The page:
cj#713.3> DEMOCRACY AND CYBERSPACE – part 3

1997-09-22

Richard Moore

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                     DEMOCRACY AND CYBERSPACE

                Copyright 1997 by Richard K. Moore


[part 3]

The mass media: monopolized communications
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Like the Internet, today's mass-media industry is also a global
communications network, and also offers access to seemingly infinite
information.  Beyond these similarities, however, the two could not
be more different. While Internet exchange is non-economic, mass-
media increasingly is fully commercialized; while anyone can publish
on the net, publication access to mass-media is controlled by those
who own it; while the full spectrum of public thinking can be found
on the net, discussion in the mass-media is narrow and systematically
projects the world-view of its owners.

In the mass-media, rather than voluntary contributors, we have
"content owners" and "content producers".  Instead of free mailing-
lists, web-links, and voluntary forwarding agents, we have "content
distributors" - including broadcast networks, cable operators ,
satellite operators, cinema chains, and video rental chains.  And
instead of an audience of participants (netizens), we have
"consumers".

In both networks the information content reflects the interests of
the owners.  With Internet this means that the content is as broad as
society itself.  But with the mass-media, the narrow scope of content
reflects the fact that ownership of mass-media, on a global scale, is
increasingly coming to be concentrated in a clique of large corporate
conglomerates.  The mass-media does not serve discourse, education,
or democracy particularly well - it's designed instead to distribute
corporate-approved products to "consumers", and to manage public
opinion.

The U.S. telecom and media industries have long been privatized, and
hence the corporatized version of mass media is most thoroughly
evolved in the U.S.  It is the U.S. model which, for the most part,
seems destined to become the global norm - partly because the U.S.
provides a precedent microcosm of what are becoming global conditions
(a corporate dominated economy), and partly because the U.S.
effectively promulgates its pro-corporate policies in international
forums.

As state-run broadcasting systems are increasingly privatized under
globalization it is the deep-pockets corporate media operators who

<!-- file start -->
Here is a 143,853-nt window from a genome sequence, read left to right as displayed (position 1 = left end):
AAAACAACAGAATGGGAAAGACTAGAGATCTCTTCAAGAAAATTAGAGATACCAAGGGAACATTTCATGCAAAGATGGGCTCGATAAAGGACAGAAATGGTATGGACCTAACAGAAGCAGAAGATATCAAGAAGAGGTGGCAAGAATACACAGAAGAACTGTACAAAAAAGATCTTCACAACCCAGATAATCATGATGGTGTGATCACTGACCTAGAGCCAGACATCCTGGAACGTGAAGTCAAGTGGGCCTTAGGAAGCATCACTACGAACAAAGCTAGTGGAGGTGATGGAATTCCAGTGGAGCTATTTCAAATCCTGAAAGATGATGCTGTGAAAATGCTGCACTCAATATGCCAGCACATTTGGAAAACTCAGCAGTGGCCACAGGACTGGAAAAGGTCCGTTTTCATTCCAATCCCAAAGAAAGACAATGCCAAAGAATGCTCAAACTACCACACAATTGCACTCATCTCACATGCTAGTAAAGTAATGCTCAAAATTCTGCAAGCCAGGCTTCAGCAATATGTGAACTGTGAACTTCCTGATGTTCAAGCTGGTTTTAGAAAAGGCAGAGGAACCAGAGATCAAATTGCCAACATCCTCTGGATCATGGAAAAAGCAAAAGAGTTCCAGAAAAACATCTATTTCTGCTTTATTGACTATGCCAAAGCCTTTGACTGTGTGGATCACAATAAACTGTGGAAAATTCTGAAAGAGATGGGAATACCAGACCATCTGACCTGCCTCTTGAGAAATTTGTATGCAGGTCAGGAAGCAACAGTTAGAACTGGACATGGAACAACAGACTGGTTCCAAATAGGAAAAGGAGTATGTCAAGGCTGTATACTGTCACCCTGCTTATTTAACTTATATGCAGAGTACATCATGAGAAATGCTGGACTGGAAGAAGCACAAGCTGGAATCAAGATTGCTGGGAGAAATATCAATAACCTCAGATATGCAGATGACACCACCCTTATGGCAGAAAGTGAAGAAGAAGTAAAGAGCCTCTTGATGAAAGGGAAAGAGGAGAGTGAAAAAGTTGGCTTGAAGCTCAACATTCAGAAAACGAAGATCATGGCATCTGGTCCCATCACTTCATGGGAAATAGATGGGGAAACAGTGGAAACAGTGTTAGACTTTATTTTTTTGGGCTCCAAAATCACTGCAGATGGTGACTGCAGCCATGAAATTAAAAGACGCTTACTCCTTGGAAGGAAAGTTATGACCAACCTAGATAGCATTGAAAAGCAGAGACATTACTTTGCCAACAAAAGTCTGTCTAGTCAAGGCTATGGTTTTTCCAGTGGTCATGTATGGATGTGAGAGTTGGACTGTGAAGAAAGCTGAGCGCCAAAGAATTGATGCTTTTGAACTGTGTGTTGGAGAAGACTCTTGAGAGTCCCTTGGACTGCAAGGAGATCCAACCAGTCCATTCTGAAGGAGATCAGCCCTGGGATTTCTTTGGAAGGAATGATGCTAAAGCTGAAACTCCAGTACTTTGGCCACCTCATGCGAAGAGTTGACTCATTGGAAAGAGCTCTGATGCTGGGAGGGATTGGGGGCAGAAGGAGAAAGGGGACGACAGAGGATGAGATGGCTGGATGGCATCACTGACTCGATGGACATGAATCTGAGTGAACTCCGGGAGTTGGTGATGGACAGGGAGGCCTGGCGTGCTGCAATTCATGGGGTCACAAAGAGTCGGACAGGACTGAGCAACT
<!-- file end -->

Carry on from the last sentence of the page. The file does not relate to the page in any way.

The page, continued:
are likely acquire them, thus propagating the U.S. media model
globally, although U.S. operators will by no means be the only buyers
in the market.

The U.S. model is a monopoly model - a "clique of majors" dominates
the industry, just as the Seven-Sisters clique dominates the world
oil market.  "The Nation" (3 June 1996) published a remarkable road-
map of the U.S. news and entertainment industry, graphically
highlighting the collective hegemony of GE, Time-Warner, Disney-Cap-
Cities, and Westinghouse.  These majors are vertically integrated -
they own not only production facilities and content, but also
distribution systems - radio and television broadcast stations,
satellites, cable systems, and cinema chains.

We might think of Time-Warner and Disney as being primarily media
companies, but for GE and Westinghouse, media is clearly a side-line
business.  They are into everything from nuclear power-stations and
jet fighters, to insurance and medical equipment.  Their broadcast
policies reflect not only the profit-motive of their media companies,
but equally the overall interests of the owning conglomerate.  NBC is
not likely, for example, to run an expose of GE nuclear-reactor
safety problems or of corruption involving GE's government contracts.

When you consider the ownership of the mass-media, and the additional
influence of corporate advertisers, it is no surprise that the
content of mass-media - not just news but entertainment as well -
overwhelmingly projects a world view that is friendly to corporate
interests generally.

As globalization proceeds, these four conglomerates - along with
Murdoch and others - will compete to buy up distribution and
production facilities on a worldwide basis.  The clear trend,
following a shakeout period, is toward a global mass-media industry
dominated by a clique of TNC (transnational corporation) "majors".
Globalization of the media industry translates ultimately into
corporate domination of global information flows, and the centralized
management of global public opinion.

Whereas the Internet precedent suggests the potential of cyberspace
to connect citizens with one another on a participatory basis, a
corporate-dominated mass-media industry sees cyberspace primarily as
a product-distribution system and a means of opinion-control.  In
order to assess how cyberspace will in fact be applied, we need to
examine the political context in which cyberspace will evolve - we
need to take a closer look at this thing called "democracy".


[to be continued]
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Posted by Richard K. Moore - •••@••.••• - PO Box 26   Wexford, Ireland
         http://www.iol.ie/~rkmoore/cyberjournal            (USA Citizen)
  * Non-commercial republication encouraged - Please include this sig *
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